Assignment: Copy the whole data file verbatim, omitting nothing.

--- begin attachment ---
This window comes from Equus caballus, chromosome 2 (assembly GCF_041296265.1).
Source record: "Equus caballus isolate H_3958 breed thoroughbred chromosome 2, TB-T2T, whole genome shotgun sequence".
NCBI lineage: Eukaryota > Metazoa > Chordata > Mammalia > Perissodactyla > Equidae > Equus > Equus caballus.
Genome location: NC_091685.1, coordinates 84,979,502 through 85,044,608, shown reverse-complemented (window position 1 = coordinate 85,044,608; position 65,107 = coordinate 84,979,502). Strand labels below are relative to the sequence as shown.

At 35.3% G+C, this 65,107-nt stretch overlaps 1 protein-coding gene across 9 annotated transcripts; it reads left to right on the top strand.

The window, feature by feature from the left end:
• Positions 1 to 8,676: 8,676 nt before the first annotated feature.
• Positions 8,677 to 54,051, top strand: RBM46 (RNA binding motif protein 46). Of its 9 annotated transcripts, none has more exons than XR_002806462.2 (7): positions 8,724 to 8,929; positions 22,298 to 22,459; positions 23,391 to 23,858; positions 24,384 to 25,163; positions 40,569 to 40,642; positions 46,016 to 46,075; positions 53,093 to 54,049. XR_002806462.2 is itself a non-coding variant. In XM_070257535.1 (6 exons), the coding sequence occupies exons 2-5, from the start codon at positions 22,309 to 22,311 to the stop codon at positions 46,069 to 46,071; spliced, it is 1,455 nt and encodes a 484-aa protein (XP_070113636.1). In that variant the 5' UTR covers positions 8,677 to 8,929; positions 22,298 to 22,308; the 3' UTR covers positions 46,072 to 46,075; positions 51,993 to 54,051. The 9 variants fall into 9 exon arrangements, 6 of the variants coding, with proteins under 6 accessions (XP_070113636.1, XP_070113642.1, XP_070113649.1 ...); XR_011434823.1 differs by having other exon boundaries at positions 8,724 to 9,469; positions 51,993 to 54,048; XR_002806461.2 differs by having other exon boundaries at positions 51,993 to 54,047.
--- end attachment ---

This window comes from Equus caballus, chromosome 2 (assembly GCF_041296265.1).
Source record: "Equus caballus isolate H_3958 breed thoroughbred chromosome 2, TB-T2T, whole genome shotgun sequence".
NCBI lineage: Eukaryota > Metazoa > Chordata > Mammalia > Perissodactyla > Equidae > Equus > Equus caballus.
Genome location: NC_091685.1, coordinates 84,979,502 through 85,044,608, shown reverse-complemented (window position 1 = coordinate 85,044,608; position 65,107 = coordinate 84,979,502). Strand labels below are relative to the sequence as shown.

At 35.3% G+C, this 65,107-nt stretch overlaps 1 protein-coding gene across 9 annotated transcripts; it reads left to right on the top strand.

The window, feature by feature from the left end:
• Positions 1 to 8,676: 8,676 nt before the first annotated feature.
• Positions 8,677 to 54,051, top strand: RBM46 (RNA binding motif protein 46). Of its 9 annotated transcripts, none has more exons than XR_002806462.2 (7): positions 8,724 to 8,929; positions 22,298 to 22,459; positions 23,391 to 23,858; positions 24,384 to 25,163; positions 40,569 to 40,642; positions 46,016 to 46,075; positions 53,093 to 54,049. XR_002806462.2 is itself a non-coding variant. In XM_070257535.1 (6 exons), the coding sequence occupies exons 2-5, from the start codon at positions 22,309 to 22,311 to the stop codon at positions 46,069 to 46,071; spliced, it is 1,455 nt and encodes a 484-aa protein (XP_070113636.1). In that variant the 5' UTR covers positions 8,677 to 8,929; positions 22,298 to 22,308; the 3' UTR covers positions 46,072 to 46,075; positions 51,993 to 54,051. The 9 variants fall into 9 exon arrangements, 6 of the variants coding, with proteins under 6 accessions (XP_070113636.1, XP_070113642.1, XP_070113649.1 ...); XR_011434823.1 differs by having other exon boundaries at positions 8,724 to 9,469; positions 51,993 to 54,048; XR_002806461.2 differs by having other exon boundaries at positions 51,993 to 54,047.